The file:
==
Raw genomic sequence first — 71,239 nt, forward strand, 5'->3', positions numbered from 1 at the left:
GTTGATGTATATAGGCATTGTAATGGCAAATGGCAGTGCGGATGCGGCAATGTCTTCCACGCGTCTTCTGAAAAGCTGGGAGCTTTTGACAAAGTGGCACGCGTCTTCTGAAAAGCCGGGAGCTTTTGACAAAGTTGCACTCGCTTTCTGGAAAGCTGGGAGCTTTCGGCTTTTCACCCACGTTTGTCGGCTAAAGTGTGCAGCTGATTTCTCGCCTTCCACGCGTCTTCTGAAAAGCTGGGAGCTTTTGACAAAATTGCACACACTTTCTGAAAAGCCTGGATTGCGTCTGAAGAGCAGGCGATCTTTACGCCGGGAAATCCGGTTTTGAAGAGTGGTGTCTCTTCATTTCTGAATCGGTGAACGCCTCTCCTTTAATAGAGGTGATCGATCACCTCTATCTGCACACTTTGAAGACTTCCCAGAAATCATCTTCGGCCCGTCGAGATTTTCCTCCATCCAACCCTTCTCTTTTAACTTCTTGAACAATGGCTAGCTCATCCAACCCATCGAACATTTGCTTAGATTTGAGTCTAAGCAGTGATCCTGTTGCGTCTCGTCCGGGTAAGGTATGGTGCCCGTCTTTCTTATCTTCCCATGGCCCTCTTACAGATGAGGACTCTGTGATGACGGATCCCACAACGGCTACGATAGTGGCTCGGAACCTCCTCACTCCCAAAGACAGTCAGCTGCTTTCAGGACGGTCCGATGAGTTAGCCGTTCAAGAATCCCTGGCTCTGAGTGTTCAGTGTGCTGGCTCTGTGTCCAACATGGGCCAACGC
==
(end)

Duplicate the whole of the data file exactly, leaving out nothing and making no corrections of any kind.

Raw genomic sequence first — 71,239 nt, forward strand, 5'->3', positions numbered from 1 at the left:
GTTGATGTATATAGGCATTGTAATGGCAAATGGCAGTGCGGATGCGGCAATGTCTTCCACGCGTCTTCTGAAAAGCTGGGAGCTTTTGACAAAGTGGCACGCGTCTTCTGAAAAGCCGGGAGCTTTTGACAAAGTTGCACTCGCTTTCTGGAAAGCTGGGAGCTTTCGGCTTTTCACCCACGTTTGTCGGCTAAAGTGTGCAGCTGATTTCTCGCCTTCCACGCGTCTTCTGAAAAGCTGGGAGCTTTTGACAAAATTGCACACACTTTCTGAAAAGCCTGGATTGCGTCTGAAGAGCAGGCGATCTTTACGCCGGGAAATCCGGTTTTGAAGAGTGGTGTCTCTTCATTTCTGAATCGGTGAACGCCTCTCCTTTAATAGAGGTGATCGATCACCTCTATCTGCACACTTTGAAGACTTCCCAGAAATCATCTTCGGCCCGTCGAGATTTTCCTCCATCCAACCCTTCTCTTTTAACTTCTTGAACAATGGCTAGCTCATCCAACCCATCGAACATTTGCTTAGATTTGAGTCTAAGCAGTGATCCTGTTGCGTCTCGTCCGGGTAAGGTATGGTGCCCGTCTTTCTTATCTTCCCATGGCCCTCTTACAGATGAGGACTCTGTGATGACGGATCCCACAACGGCTACGATAGTGGCTCGGAACCTCCTCACTCCCAAAGACAGTCAGCTGCTTTCAGGACGGTCCGATGAGTTAGCCGTTCAAGAATCCCTGGCTCTGAGTGTTCAGTGTGCTGGCTCTGTGTCCAACATGGGCCAACGC